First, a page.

(2) may be an individual who resides in the jurisdiction of the district court for the district in which a surety bond is to be provided and who is appointed by the corporation as provided in subsection (b) 
(b) If the surety corporation meets the requirement of subsection (a) by appointing an individual under subsection (a)(2), the surety corporation shall file a certified copy of the power of attorney with the clerk of the district court for the district in which a surety bond is to be given at each place the court sits. A copy of the power of attorney may be used as evidence in a civil action under section 9307 of this title.
(1) If a resident agent is removed, resigns, dies, or becomes disabled, the surety corporation shall appoint another agent as described in this section.
(2) Until an appointment is made under paragraph (1) of this subsection or during an absence of an agent from the district in which the surety bond is given, service of process may be made on the clerk of the court in which a civil action against the corporation is brought. The official serving process on the clerk of the court—
(A) immediately shall mail a copy of the process to the corporation; and
(B) shall state in the official’s return that the official served the process on the clerk of the court.
(3) A judgment or order of a court entered or made after service of process under this section is as valid as if the corporation were served in the judicial district of the court.
 So in original. Probably should be followed by a period.
31 USC § 9307 - Civil actions and judgments against surety corporations
(1) A surety corporation providing a surety bond under section 9304 of this title may be sued in a court of the United States having jurisdiction of civil actions on surety bonds in—
(A) the judicial district in which the surety bond was provided; or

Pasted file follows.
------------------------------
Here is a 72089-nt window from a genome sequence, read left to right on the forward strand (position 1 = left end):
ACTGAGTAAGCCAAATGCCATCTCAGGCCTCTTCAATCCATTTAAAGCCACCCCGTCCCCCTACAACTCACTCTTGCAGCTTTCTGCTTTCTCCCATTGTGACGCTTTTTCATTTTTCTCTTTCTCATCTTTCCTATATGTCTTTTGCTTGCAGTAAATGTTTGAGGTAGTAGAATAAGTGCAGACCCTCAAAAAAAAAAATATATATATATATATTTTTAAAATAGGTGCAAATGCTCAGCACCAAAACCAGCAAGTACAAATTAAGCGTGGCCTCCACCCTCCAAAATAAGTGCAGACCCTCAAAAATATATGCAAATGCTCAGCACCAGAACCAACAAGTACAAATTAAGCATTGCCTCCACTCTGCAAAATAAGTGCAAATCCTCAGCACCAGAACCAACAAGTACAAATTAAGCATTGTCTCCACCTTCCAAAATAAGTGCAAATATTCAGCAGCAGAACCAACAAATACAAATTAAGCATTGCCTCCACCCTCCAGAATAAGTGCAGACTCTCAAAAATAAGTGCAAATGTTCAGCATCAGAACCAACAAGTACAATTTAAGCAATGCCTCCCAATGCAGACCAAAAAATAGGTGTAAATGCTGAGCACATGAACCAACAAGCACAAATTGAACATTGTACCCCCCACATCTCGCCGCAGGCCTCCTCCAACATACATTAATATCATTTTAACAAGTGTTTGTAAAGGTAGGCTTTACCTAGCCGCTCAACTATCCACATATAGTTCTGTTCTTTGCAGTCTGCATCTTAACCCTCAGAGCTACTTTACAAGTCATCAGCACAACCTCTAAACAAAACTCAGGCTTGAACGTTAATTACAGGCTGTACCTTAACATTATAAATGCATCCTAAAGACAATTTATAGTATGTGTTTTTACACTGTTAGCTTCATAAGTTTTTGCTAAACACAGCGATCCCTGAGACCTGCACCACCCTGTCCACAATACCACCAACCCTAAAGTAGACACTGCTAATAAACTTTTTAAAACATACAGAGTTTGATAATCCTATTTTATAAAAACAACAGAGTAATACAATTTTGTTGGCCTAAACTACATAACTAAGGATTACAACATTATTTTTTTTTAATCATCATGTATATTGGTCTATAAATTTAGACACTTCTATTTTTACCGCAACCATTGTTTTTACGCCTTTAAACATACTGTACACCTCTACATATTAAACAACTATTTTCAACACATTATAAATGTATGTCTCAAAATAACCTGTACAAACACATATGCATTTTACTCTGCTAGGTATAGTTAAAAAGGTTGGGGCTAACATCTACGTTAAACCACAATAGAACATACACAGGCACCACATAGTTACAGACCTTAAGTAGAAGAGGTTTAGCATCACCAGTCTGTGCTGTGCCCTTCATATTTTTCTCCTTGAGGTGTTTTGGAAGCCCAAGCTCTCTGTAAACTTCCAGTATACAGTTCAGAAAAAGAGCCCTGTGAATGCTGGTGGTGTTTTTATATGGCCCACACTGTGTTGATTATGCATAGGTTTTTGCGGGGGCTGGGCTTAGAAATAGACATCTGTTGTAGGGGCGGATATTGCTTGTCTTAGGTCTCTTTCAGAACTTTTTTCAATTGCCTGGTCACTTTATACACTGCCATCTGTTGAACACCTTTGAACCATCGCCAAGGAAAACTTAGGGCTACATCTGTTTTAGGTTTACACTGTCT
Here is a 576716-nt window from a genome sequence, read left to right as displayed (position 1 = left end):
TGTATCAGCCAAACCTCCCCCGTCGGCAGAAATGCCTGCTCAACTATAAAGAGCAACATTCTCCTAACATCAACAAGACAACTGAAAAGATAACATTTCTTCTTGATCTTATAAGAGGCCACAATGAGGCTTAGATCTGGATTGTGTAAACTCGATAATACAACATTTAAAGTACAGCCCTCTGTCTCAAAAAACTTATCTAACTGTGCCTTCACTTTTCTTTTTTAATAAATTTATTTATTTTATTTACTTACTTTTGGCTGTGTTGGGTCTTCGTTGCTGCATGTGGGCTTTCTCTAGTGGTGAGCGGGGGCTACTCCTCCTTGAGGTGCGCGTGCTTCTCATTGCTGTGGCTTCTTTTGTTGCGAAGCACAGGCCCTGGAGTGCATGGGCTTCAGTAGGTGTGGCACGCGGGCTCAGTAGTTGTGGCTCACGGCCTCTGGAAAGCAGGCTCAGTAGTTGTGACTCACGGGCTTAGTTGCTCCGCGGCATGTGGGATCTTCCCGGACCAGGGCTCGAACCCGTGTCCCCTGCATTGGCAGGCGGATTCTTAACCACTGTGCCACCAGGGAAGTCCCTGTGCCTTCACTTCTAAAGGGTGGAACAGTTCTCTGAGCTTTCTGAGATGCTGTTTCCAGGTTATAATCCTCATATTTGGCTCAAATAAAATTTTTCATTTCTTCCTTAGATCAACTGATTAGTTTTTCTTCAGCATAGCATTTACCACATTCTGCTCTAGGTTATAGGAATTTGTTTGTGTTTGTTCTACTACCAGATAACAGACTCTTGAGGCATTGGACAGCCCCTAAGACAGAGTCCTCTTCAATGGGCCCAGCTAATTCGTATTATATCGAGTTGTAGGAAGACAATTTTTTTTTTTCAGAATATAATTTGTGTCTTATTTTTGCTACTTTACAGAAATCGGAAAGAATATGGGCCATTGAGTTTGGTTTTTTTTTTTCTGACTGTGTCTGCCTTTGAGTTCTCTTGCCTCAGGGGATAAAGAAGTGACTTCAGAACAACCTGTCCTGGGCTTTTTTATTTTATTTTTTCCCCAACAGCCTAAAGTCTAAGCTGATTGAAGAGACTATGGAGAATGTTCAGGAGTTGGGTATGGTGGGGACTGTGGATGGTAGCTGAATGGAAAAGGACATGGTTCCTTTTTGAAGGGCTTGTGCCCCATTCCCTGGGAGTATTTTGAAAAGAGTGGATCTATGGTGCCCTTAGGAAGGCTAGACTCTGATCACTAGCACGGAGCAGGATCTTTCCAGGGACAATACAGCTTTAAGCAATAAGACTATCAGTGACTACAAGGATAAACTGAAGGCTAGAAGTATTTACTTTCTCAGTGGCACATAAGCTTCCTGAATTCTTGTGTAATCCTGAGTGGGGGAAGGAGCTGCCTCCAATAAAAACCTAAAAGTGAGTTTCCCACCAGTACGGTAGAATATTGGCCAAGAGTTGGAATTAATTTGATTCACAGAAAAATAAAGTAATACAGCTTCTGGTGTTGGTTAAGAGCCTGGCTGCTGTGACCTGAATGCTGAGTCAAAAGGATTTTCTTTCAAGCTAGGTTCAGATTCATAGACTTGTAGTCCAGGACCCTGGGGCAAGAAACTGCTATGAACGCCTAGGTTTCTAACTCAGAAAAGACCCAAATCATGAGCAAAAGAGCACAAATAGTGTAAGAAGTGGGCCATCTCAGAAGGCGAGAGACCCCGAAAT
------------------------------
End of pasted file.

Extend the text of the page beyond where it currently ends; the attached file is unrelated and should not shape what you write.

(B) the district in which the principal office of the corporation is located.
(2) Under sections 9304–9308 of this title, a surety bond is deemed to be provided in the district—
(A) in which the principal office of the surety corporation is located;
(B) to which the surety bond is returnable;
(C) in which the surety bond is filed; and
(D) in which the person required to provide a surety bond resided when the bond was provided.
(b) In a proceeding against a surety corporation providing a surety bond under section 9304 of this title, the corporation may not deny its power to provide a surety bond or to assume liability.
31 USC § 9308 - Civil penalty
A surety corporation is liable to the United States Government for a civil penalty of at least $500 but not more than $5,000 for violating section 9304, 9305, or 9306 of this title. A civil action under this section may be brought in a judicial district in which a civil action may be brought against the corporation under section 9307 of this title. A penalty imposed under this section does not affect the validity of a contract made by the surety corporation.
31 USC § 9309 - Priority of sureties
When a person required to provide a surety bond given to the United States Government is insolvent or dies having assets insufficient to pay debts, the surety, or the executor, administrator, or assignee of the surety paying the Government the amount due under the bond—
(1) has the same priority to amounts from the assets and estate of the person as are secured for the Government; and
(2) personally may bring a civil action under the bond to recover amounts paid under the bond.